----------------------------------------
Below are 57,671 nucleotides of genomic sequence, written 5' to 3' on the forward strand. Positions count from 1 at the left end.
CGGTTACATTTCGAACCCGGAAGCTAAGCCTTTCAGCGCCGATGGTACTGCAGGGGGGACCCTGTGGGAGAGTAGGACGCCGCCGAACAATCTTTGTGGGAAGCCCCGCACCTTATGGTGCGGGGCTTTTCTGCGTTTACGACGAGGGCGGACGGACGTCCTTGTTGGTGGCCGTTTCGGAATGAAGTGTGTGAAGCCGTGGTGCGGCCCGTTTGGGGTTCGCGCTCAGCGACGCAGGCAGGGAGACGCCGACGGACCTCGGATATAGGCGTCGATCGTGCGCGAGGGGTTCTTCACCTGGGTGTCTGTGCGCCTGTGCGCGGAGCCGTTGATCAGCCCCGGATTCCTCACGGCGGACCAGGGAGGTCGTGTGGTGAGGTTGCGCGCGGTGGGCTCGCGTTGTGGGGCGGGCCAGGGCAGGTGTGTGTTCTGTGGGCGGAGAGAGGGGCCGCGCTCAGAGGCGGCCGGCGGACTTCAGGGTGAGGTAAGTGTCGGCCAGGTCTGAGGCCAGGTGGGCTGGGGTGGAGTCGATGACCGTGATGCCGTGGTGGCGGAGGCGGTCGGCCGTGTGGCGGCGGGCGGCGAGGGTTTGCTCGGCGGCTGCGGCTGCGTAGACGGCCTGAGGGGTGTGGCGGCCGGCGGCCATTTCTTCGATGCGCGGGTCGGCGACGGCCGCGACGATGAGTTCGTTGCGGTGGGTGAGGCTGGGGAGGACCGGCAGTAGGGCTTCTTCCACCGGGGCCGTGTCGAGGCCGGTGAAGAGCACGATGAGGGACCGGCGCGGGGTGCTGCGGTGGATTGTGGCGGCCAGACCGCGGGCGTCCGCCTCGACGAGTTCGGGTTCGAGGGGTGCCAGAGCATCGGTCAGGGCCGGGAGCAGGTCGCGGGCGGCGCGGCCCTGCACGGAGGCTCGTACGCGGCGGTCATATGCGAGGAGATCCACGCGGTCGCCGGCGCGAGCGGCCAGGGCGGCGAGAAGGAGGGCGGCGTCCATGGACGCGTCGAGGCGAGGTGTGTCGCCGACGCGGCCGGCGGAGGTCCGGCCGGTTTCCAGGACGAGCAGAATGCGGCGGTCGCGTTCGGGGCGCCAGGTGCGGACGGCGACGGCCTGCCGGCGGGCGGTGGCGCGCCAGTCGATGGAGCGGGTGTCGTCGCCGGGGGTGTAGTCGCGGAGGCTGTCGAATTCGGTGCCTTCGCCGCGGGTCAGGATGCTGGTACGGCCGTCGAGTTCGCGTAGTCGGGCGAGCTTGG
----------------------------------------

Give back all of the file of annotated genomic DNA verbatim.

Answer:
Below are 57,671 nucleotides of genomic sequence, written 5' to 3' on the forward strand. Positions count from 1 at the left end.
CGGTTACATTTCGAACCCGGAAGCTAAGCCTTTCAGCGCCGATGGTACTGCAGGGGGGACCCTGTGGGAGAGTAGGACGCCGCCGAACAATCTTTGTGGGAAGCCCCGCACCTTATGGTGCGGGGCTTTTCTGCGTTTACGACGAGGGCGGACGGACGTCCTTGTTGGTGGCCGTTTCGGAATGAAGTGTGTGAAGCCGTGGTGCGGCCCGTTTGGGGTTCGCGCTCAGCGACGCAGGCAGGGAGACGCCGACGGACCTCGGATATAGGCGTCGATCGTGCGCGAGGGGTTCTTCACCTGGGTGTCTGTGCGCCTGTGCGCGGAGCCGTTGATCAGCCCCGGATTCCTCACGGCGGACCAGGGAGGTCGTGTGGTGAGGTTGCGCGCGGTGGGCTCGCGTTGTGGGGCGGGCCAGGGCAGGTGTGTGTTCTGTGGGCGGAGAGAGGGGCCGCGCTCAGAGGCGGCCGGCGGACTTCAGGGTGAGGTAAGTGTCGGCCAGGTCTGAGGCCAGGTGGGCTGGGGTGGAGTCGATGACCGTGATGCCGTGGTGGCGGAGGCGGTCGGCCGTGTGGCGGCGGGCGGCGAGGGTTTGCTCGGCGGCTGCGGCTGCGTAGACGGCCTGAGGGGTGTGGCGGCCGGCGGCCATTTCTTCGATGCGCGGGTCGGCGACGGCCGCGACGATGAGTTCGTTGCGGTGGGTGAGGCTGGGGAGGACCGGCAGTAGGGCTTCTTCCACCGGGGCCGTGTCGAGGCCGGTGAAGAGCACGATGAGGGACCGGCGCGGGGTGCTGCGGTGGATTGTGGCGGCCAGACCGCGGGCGTCCGCCTCGACGAGTTCGGGTTCGAGGGGTGCCAGAGCATCGGTCAGGGCCGGGAGCAGGTCGCGGGCGGCGCGGCCCTGCACGGAGGCTCGTACGCGGCGGTCATATGCGAGGAGATCCACGCGGTCGCCGGCGCGAGCGGCCAGGGCGGCGAGAAGGAGGGCGGCGTCCATGGACGCGTCGAGGCGAGGTGTGTCGCCGACGCGGCCGGCGGAGGTCCGGCCGGTTTCCAGGACGAGCAGAATGCGGCGGTCGCGTTCGGGGCGCCAGGTGCGGACGGCGACGGCCTGCCGGCGGGCGGTGGCGCGCCAGTCGATGGAGCGGGTGTCGTCGCCGGGGGTGTAGTCGCGGAGGCTGTCGAATTCGGTGCCTTCGCCGCGGGTCAGGATGCTGGTACGGCCGTCGAGTTCGCGTAGTCGGGCGAGCTTGG